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Ethics on the Go: How Ethics Affect the Snack Choices of Millennials

Ethics on the Go: How Ethics Affect the Snack Choices of Millennials

A new study entitled “Ethics on the Go” by Culinary Visions Panel’s Mindful Dining Initiative, finds millennials to be swayed by ethical practices when it comes to the production of portable foods. Consumers under the age of 35 were found to be significantly interested in food production methods, suggesting that millennial consumers place importance on the health of their bodies and the environment.

“From sustainable farming to free-range eggs, consumers do not want their dining choices to have unintended negative consequences,” says Sharon Olson, Executive Director of Culinary Visions Panel. “Whether it’s rewarding a company’s fair trade labor practices or their zero-waste policies, we found that Millennials are the most serious about ethically-sourced grab-and-go foods.”

The study surveyed 1500 American consumers on their thoughts on ethically sourced portable foods and how ethics affect their purchasing decisions. The report highlighted five things for food companies to consider when investing in ethical grab-and-go foods for millennials:

1.      How Ethical Foods Can Open the Door to Younger Consumers

With the millennial demographic representing the largest segment of the US workforce with more than 80 million individuals in this category, they are not a consumer demographic to be ignored. Food manufacturers are constantly trying to get a hand in the $10 trillion dollars of lifetime spending power this popular demographic has.

Millennials, aged between 18 to 34, have been noted to be one of the most selective consumer demographics in the food space, which is why it is no surprise that the study found them to value ethical eating choices more than any other demographic. The results of this study found 60 percent of consumers under the age of 35 to prefer the taste of organic foods, whereas only 50 percent of the other generations agreed.

The study advises food manufacturers to learn more about ethical food production and invest in sustainable food suppliers in order to tailor their snack products for this demographic.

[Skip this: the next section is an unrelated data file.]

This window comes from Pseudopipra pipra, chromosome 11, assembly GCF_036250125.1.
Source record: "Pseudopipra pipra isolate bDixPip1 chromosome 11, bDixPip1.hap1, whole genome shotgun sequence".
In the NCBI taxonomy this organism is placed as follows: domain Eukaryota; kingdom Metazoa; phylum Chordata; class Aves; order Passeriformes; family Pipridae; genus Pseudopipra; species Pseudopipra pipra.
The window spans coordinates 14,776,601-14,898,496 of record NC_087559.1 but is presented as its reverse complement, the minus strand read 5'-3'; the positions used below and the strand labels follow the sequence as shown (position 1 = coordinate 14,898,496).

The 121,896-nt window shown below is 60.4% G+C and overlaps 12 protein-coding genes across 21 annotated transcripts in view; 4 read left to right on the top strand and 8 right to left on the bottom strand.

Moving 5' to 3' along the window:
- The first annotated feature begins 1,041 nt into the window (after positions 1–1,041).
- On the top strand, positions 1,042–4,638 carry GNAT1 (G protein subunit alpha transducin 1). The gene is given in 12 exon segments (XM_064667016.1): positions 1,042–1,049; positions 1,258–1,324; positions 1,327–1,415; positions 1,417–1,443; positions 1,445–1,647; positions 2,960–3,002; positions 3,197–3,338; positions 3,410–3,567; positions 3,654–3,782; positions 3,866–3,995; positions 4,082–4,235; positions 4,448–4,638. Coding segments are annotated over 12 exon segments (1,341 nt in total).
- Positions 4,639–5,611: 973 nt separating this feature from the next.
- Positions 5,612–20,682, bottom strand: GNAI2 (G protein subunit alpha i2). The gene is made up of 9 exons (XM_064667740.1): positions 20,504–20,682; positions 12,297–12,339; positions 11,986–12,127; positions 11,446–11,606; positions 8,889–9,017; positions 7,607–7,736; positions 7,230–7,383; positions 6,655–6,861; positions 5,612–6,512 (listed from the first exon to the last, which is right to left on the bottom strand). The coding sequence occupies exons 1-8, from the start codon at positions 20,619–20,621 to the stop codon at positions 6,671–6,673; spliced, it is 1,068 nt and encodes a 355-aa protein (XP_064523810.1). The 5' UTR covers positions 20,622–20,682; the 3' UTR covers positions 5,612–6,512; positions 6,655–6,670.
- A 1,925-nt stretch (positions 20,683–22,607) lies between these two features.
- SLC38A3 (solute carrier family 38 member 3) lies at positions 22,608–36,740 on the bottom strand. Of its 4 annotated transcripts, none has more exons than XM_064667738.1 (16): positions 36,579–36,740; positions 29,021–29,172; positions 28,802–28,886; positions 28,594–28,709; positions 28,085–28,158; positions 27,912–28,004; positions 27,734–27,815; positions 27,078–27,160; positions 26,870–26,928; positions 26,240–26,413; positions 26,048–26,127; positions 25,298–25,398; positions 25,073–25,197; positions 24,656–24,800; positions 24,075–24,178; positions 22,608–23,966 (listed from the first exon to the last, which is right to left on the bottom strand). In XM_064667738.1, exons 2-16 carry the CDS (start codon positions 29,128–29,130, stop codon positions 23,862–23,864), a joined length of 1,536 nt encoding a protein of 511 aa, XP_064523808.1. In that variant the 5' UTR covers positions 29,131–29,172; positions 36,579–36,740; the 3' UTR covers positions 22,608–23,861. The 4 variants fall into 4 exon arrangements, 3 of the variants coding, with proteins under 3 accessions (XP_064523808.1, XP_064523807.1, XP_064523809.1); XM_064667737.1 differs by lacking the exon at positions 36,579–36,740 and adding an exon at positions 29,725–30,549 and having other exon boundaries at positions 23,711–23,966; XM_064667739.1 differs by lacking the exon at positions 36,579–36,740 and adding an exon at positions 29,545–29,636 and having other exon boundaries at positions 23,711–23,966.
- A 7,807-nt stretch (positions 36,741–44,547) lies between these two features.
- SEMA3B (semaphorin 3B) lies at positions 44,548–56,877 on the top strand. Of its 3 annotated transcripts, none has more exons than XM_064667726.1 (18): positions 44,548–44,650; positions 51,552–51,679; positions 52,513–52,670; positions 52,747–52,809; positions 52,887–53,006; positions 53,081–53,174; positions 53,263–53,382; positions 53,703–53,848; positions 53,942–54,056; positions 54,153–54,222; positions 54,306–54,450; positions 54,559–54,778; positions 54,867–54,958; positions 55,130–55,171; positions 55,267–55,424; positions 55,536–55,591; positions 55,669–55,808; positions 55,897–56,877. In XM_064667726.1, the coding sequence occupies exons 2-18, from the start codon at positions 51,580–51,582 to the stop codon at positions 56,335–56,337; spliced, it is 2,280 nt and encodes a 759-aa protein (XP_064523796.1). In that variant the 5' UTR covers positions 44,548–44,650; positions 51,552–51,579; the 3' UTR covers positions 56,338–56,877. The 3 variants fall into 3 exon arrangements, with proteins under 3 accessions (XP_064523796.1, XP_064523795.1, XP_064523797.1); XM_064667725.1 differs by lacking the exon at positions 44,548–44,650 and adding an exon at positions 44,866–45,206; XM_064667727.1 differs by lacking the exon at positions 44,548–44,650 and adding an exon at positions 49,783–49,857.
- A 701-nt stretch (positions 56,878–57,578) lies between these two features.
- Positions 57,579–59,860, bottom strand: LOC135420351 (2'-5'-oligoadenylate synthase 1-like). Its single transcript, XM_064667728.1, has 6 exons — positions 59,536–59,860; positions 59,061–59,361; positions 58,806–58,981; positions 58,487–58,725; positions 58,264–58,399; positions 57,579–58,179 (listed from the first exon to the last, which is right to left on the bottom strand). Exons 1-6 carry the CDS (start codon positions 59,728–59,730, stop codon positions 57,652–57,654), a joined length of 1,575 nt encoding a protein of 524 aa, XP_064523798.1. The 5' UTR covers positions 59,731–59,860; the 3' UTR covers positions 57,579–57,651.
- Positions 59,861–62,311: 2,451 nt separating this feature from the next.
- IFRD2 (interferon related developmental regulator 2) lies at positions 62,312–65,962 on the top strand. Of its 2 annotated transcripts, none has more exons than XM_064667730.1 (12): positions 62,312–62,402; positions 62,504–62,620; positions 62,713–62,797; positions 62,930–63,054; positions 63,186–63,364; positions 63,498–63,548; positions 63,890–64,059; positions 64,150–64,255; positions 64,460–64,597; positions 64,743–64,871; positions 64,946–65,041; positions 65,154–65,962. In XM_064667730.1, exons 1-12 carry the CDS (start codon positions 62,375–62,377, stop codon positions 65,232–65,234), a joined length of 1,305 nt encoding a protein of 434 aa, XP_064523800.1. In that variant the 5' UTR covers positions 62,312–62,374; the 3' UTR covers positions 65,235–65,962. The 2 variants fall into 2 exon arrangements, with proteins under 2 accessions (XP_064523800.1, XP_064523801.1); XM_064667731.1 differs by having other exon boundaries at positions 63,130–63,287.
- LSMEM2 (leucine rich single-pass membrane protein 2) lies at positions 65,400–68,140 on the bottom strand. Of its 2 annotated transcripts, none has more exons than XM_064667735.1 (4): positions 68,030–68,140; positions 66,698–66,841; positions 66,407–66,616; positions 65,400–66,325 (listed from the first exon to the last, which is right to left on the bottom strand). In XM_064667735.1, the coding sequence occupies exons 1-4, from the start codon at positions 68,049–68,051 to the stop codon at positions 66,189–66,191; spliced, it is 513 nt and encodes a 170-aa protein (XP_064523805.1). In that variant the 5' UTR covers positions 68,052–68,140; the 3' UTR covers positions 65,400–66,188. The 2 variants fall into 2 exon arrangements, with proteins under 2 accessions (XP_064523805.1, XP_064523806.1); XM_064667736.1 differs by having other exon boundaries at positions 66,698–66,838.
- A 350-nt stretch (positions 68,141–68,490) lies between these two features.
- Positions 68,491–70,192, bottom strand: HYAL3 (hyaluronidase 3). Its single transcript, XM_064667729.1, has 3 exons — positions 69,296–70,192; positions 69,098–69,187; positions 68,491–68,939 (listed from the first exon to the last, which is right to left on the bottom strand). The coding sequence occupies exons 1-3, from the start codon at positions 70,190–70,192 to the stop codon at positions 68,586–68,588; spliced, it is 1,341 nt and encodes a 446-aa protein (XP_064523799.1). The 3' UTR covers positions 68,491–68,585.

2.      Ethical Foods Are “Popular”

Millennials may be the most digitally connected demographic in America, which makes them aware of the latest trends and news. With a continuous amount of information being uploaded onto the internet, millennials are a very aware consumer group. Through the prominence of social media, millennials share their thoughts and preferences with others who have similar mindsets. Ethically sourced foods are a popular topic for this demographic; in fact, 76 percent of survey respondents under 35 agree that ethical efforts made by restaurants are “trendy.”

RELATED: 5 Things to Consider When Marketing Food Products to Millennials

3.      There Are Not Enough Ethical Snacks Available in The Market

According to the study, 64 percent of millennials said that there are not enough ethically sourced snack options available and 57 percent of overall consumers agreed. This gives food companies an advantage in this market if they invest in producing unique, yet ethical, snacking options.

 4.      Millennials Are Willing to Pay More for Ethically Sourced Snacks

Investing in sustainability always comes with an added cost, however, millennials are willing to put their wallets where their mouths are. The study found 67 percent of millennial consumers willing to pay premium prices for ethically sourced snacks. About 55 percent of all consumers agreed to pay extra as well. In addition, at a global scale, Nielson found 75 percent of millennial respondents from their “Sustainability Imperative” study to be willing to pay more for sustainable products.

By tapping into this sustainability desire, food companies can produce premium ethically sourced snack products with out worrying about modest added costs.

 5.      Preferences for Plant-Based 

Though consumers still enjoy meat products, 88 percent of all survey respondents said that they would like to incorporate more plant-based foods in their diets.

Specifically, food companies should look into plant-based protein as an ingredient for grab-and-go snack options. With the global sales of plant-based protein forecasted to reach $5 billion in sales, this segment offers a lot of opportunity for food companies.

In terms of values and sustainability, millennials are positioned as the most value-driven demographic in the food industry. With their significant buying power and influence, food companies cannot afford to miss out on profits from this demographic. By investing in sustainability, food manufacturers are likely to attract more consumers under 35, thus increasing their product sales.